Use of Oxytocin in Dairy Animals and Its Harmful Effects (1)


Oxytocin is a hormone released from anterior pituitary gland in animals as well as human beings. This hormone is protein in nature and it is transported through blood from the site of release to the site of action. Physiologically this hormone is important for milk let down as it causes contraction of smooth muscle cells surrounding the milk producing cells called as “alveoli” and also helpful in birth as it causes contraction of smooth muscles of uterus to expel the fetus outside the body of the mother.

Misuse of oxytocin by farmers

In Pakistan, unfortunately oxytocin is being used blindly by farmers living in villages for milk let down in their animals without knowing its harmful effects on their animals. Farmers are using oxytocin injection before milking almost twice a day in cattle and buffaloes for this purpose. The purpose of using oxytocin injection in their animals by the farmers is to get more milk and hence, to get more profit after selling more milk to people but they don’t know its harmful effects on animals. The farmers are using oxytocin without the veterinarian’s advice and the purchase of oxytocin does not require any prescription and is easily available even on a general store of villages. It is widely being used in the dairy industry despite there being a ban on its sale, except by a prescription from a registered medical practitioner.

Harmful effects of oxytocin misuse on animals

The use of oxytocin in animals in unethical because the use for milk let down is painful to animals as the action of hormone causes the uterus of the cattle to contract, causing immense pain. Oxytocin is banned under Section 12 of the Prevention of Cruelty to Animals Act (1960), the Food and Consumable Substances Adulteration Act and the Drug Control Laws – it cannot be sold without a prescription from a registered medical practitioner. The law clearly bans the “introducing (of) any substance into the female organ of a milk animal with the object of drawing off from the animal any secretion of milk”. However, this drug is mostly used on cattle through direct injection.

Not only this drug makes cows barren sooner but also lowers the lifespan of the animal, thus causing economic loss to the owner in the long run. The frequent use of oxytocin in animals also cause decreased birth rate, low quality of milk produced and animals culled earlier. Medical experts have pointed out that use of the sustained use of drug can cause hormonal imbalance in animals and harms the reproductive system of animals, reducing their lifespan. Oxytocin use for milk let down also increases the chances of mastitis (locally called as “saroo”) because sustained use for milk let down may cause damage to milk synthesizing cells.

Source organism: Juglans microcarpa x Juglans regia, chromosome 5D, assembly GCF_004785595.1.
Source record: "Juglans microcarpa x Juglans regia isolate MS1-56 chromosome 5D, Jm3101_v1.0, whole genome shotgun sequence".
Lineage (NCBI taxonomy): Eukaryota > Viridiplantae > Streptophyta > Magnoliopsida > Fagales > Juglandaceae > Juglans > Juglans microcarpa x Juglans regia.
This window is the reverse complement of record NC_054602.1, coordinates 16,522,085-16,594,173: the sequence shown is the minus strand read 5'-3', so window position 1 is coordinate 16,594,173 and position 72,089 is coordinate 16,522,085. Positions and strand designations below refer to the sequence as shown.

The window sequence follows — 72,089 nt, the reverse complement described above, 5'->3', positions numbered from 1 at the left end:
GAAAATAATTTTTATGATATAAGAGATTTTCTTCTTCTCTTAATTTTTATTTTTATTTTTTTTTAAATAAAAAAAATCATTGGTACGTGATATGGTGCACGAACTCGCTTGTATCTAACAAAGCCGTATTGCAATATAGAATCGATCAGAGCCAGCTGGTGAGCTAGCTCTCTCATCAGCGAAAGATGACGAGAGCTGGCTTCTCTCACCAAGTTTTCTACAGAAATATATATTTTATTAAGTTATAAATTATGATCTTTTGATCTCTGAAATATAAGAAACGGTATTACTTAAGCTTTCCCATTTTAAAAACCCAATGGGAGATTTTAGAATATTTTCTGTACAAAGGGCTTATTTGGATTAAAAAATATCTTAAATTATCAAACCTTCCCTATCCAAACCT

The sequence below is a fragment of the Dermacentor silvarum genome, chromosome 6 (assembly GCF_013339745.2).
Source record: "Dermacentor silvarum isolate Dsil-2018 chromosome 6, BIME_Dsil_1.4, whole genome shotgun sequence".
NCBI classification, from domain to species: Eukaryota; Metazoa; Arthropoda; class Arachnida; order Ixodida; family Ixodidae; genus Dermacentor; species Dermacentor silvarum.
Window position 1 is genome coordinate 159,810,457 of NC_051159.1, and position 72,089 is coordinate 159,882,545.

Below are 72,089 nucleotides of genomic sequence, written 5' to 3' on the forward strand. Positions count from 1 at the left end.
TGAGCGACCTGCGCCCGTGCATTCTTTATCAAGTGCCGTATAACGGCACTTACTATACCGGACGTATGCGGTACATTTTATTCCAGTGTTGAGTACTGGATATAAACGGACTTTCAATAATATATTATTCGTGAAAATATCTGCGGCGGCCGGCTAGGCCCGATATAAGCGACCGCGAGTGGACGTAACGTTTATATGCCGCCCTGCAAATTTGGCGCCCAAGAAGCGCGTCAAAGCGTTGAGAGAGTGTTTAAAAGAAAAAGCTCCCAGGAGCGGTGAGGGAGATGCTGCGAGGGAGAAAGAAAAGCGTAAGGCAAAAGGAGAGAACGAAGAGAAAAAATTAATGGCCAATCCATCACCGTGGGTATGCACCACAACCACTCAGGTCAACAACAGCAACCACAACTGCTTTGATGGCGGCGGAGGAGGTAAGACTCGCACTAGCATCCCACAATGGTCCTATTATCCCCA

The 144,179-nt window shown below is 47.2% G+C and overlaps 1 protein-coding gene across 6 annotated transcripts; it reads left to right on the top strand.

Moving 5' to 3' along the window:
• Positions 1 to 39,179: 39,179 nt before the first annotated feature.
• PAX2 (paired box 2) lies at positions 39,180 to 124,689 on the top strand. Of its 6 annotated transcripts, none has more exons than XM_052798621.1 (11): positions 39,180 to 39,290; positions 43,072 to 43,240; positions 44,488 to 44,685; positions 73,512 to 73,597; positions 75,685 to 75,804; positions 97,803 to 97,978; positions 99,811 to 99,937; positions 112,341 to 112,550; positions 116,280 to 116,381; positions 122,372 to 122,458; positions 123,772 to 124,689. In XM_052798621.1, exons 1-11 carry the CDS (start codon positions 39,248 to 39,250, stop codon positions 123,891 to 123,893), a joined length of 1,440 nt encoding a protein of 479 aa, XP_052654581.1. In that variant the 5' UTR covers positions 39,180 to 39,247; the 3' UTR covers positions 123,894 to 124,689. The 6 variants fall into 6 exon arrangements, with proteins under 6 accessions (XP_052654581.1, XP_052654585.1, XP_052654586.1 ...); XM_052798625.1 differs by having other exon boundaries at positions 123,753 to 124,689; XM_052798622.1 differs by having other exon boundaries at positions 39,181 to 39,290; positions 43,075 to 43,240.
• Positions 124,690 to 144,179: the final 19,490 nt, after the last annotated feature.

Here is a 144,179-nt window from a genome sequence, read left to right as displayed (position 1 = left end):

Humans are at risk

There are many adverse effects on humans due to consumption of milk obtained from animals subjected to oxytocin injections. Medical experts have pointed out that use of the drug can cause hormonal imbalance in humans. Due to hormonal imbalances created by exogenous source of hormones like oxytocin in milk and dairy products, the age at which girls attain menarche has come down drastically from 16 years of age to 10 years of age. Boys have been diagnosed with gynecomastia (breast enlargement). It is very harmful for humans who unwittingly are made to consume an artificially created hormone. 

Humans face all the harmful effects of this drug. Children are most susceptible to its effects and it is known to have caused imbalanced hearing and weak eyesight. Common symptoms are exhaustion and loss of energy. Pregnant women should avoid milk that may have been adulterated with oxytocin because use of such milk by the pregnant women may lead to abortion and babies may be born with deformities and low resistance levels. Use of such milk also increases the risk of hemorrhage in mothers after birth. Individual women may be hypersensitive to oxytocin and it can inhibit breastfeeding. Oxytocin seriously affects the growth of hormones especially in females because of which minor girls attain early puberty. After oxytocin is injected into the cow, and the milk produced is consumed immediately by pregnant women, then there is the likelihood of abortion but if milk is boiled properly prior to use then this can be avoided.


– Use of oxytocin in dairy animals for milk letdown should be banned in rural as well as in urban and peri-urban areas and stringent monitoring policy should be designed and implemented.
– Oxytocin should not be available without the permission of veterinary practitioner. Farmers should be educated about the adverse effects of oxytocin use and proper platform should be provided to livestock extension departments for this purpose.
– Strict action should be taken against the illegal sellers and buyers.

Below, we present a meaningful study on the use of oxytocin, authored by researchers Nina Marsh, Dirk Scheele, Justin S. Feinstein, Holger Gerhardt, Sabrina Strang, Wolfgang Maier, and René Hurlemann in August 2017. The study was peer-reviewed, prior to be published, by Bruce S. McEwen, from The Rockefeller University in New York. Use full discernment while reading, some excerpts are utterly mind-blowing! The study seems to be an NWO manifesto, promoting the use of oxytocin in order to implement more docility in common sense, reasonable citizens and thus turn them into complacent “cattle”!

Oxytocin-enforced norm compliance reduces xenophobic outgroup rejection